#142. Confirm that real life can be far more interesting than fiction in this city. Last week I interviewed Peter Harris, author of In A Different Time, at one of my favourite bookstores Boekehuis in Melville. Harris’s true account of the dramatic tale of the Delmas Four with its intrigue and suspense and myriad coincidences is a plot fiction writers dream of creating, remarked someone in the audience.
Big news this morning is the arrest of a prominent attorney for assisting a crime syndicate to hijack inner-city buildings. This after watching “Jerusalema” last week, a movie set in Johannesburg that I had long been wanting to see.
“If you are going to steal, steal big and hope like hell you get away with it,” says Lucky Kunene, the hero of the piece. “Jerusalema” is the story of a petty criminal who becomes king of Hillbrow. A young man with big dreams from a poor family he turns to gangsterism (assisted by an ex-MK soldier) after failing to secure a university bursary. Lucky Kunene builds a career out of hijacking – or “affirmative repossession” – as it’s termed in the movie (which is definitely worth seeing. The soundtrack is also brilliant), a South African equivalent of “City of God”. In Hillbrow Lucky targets residential buildings long neglected by their wealthy owners. His MO is to call a tenants meeting, tell them their rent is being halved and that it should now be paid into Lucky’s “trust” and that he will take care of the them and the building. I won’t give away more of the plot, just to say that his path to riches is paved by a number of professionals including his lawyer and his banker.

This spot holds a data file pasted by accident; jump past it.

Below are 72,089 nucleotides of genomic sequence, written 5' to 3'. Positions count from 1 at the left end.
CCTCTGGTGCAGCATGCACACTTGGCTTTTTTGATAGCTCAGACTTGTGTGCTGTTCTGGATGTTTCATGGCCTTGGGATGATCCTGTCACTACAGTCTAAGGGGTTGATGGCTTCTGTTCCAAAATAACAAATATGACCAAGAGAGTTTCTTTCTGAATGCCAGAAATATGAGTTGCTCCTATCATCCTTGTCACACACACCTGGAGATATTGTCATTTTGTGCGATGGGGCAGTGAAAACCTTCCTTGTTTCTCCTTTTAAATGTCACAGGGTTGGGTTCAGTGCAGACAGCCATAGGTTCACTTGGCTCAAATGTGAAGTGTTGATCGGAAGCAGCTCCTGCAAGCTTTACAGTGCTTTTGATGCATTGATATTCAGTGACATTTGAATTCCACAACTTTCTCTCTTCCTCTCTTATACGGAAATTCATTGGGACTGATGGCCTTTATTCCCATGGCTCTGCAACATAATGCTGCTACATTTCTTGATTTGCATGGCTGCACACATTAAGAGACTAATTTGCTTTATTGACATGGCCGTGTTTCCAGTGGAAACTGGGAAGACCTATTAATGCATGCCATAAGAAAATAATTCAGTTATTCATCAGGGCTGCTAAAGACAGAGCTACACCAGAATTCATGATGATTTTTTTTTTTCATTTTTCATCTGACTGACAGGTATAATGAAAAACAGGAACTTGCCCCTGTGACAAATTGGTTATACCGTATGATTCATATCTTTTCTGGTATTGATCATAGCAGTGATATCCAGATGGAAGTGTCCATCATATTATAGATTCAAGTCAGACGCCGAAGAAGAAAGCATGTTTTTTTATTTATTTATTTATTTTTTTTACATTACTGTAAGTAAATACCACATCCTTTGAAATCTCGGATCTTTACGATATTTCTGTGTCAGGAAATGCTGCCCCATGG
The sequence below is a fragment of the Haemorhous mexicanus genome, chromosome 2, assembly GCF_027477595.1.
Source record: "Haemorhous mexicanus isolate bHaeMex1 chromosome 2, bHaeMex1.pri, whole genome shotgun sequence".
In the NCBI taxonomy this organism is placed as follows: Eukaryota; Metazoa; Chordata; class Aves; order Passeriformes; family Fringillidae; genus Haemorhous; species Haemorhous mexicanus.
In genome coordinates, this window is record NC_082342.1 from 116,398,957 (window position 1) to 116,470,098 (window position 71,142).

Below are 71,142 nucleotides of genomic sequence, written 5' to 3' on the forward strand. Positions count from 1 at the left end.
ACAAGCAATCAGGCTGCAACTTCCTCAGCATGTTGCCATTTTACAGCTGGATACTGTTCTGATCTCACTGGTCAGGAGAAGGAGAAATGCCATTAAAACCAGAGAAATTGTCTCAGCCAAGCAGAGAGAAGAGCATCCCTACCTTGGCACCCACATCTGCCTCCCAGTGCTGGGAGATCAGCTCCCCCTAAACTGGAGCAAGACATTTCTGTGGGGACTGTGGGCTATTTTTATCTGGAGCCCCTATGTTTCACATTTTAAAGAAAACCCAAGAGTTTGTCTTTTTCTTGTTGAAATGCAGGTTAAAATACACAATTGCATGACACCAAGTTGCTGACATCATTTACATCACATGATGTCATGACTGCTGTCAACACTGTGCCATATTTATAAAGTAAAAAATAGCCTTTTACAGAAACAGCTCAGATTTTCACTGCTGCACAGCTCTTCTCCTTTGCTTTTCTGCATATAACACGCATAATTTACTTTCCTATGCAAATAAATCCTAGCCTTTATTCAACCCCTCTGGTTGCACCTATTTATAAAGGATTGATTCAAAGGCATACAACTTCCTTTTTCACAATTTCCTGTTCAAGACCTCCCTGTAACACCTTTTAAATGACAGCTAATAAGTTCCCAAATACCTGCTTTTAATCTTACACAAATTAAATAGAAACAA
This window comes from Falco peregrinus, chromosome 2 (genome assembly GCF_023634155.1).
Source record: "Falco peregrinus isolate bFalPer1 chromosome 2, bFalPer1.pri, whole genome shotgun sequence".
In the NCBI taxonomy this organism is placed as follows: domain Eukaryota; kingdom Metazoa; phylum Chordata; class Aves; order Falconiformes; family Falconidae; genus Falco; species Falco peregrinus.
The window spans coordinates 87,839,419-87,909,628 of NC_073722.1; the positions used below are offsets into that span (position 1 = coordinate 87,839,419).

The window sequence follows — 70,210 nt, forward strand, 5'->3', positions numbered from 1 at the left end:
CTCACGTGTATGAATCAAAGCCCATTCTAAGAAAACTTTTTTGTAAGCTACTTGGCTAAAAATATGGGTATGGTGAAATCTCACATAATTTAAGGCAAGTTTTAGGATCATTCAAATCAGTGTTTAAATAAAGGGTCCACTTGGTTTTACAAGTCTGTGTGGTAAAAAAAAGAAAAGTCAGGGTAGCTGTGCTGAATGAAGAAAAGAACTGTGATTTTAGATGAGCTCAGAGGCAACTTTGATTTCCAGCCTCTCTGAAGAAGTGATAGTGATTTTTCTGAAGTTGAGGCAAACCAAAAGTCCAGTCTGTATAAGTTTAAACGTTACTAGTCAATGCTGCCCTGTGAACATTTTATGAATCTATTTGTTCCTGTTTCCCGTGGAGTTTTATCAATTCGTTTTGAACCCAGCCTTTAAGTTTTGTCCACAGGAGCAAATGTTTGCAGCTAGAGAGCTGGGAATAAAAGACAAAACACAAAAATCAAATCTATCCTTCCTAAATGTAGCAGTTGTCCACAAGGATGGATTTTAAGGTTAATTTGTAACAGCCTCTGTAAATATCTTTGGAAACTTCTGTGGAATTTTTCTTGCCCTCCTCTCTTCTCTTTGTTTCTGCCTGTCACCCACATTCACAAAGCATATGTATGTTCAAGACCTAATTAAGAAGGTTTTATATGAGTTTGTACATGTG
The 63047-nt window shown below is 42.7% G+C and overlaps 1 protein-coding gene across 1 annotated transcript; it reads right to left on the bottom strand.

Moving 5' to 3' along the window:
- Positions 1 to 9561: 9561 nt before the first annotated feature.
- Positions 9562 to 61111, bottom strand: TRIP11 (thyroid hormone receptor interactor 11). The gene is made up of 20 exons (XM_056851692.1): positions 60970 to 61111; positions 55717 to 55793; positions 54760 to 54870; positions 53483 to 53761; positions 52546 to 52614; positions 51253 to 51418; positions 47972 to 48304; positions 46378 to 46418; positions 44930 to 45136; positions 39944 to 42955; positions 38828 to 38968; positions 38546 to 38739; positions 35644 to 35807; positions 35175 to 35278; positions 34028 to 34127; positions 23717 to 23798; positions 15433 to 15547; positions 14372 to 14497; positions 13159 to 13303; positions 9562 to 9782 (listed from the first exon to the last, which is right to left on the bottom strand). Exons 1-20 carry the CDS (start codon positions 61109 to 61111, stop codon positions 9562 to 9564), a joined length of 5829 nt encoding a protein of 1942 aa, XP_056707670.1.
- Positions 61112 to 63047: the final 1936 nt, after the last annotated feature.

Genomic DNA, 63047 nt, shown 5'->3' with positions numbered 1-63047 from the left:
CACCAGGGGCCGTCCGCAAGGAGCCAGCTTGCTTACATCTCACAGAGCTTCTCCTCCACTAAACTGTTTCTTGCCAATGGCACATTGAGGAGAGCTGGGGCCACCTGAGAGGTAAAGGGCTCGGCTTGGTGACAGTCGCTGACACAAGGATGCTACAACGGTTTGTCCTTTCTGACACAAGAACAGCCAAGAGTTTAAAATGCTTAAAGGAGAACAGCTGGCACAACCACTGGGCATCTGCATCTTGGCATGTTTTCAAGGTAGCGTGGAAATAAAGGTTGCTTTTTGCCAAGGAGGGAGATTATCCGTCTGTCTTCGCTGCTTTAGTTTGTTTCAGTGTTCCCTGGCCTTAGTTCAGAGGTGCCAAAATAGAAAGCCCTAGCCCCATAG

“All Lucky Kunene ever wanted was a BMW seven series and a house with a sea view. But born into a poor family in Soweto in the dying years of Apartheid, the odds were stacked against him. However, working a menial, dead end job, was never an option for this ambitious, talented and impatient young man.” Some dream of being doctors, of bringing world peace. Lucky dreams of a seven series BMW and Rapulano Seiphemo is so likeable as Lucky that you can’t help rooting for him (he ends up with a Mercedes though — could it be a case of the dream deferred?)
The lawyer in Livhuwani Mammburu’s piece Top Attorney busted (click to watch) – an editor’s news pick – on Times Live this morning lacks the glamour of Kunene (after all her face is covered by legal briefs for much of the piece) but her story is definitely worth a filmmaker’s attention. An audacious plan, a city full of opportunity and a criminal syndicate with eyes on a property portfolio.
In the promised land, who needs fiction?